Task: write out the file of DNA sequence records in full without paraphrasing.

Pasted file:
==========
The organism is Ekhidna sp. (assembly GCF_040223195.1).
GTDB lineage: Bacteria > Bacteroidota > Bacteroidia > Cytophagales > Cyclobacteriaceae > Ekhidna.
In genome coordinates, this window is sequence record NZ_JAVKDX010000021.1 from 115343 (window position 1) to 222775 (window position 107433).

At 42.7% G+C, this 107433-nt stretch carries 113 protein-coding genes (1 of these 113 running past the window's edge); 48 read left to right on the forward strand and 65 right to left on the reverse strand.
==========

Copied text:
The organism is Ekhidna sp. (assembly GCF_040223195.1).
GTDB lineage: Bacteria > Bacteroidota > Bacteroidia > Cytophagales > Cyclobacteriaceae > Ekhidna.
In genome coordinates, this window is sequence record NZ_JAVKDX010000021.1 from 115343 (window position 1) to 222775 (window position 107433).

At 42.7% G+C, this 107433-nt stretch carries 113 protein-coding genes (1 of these 113 running past the window's edge); 48 read left to right on the forward strand and 65 right to left on the reverse strand.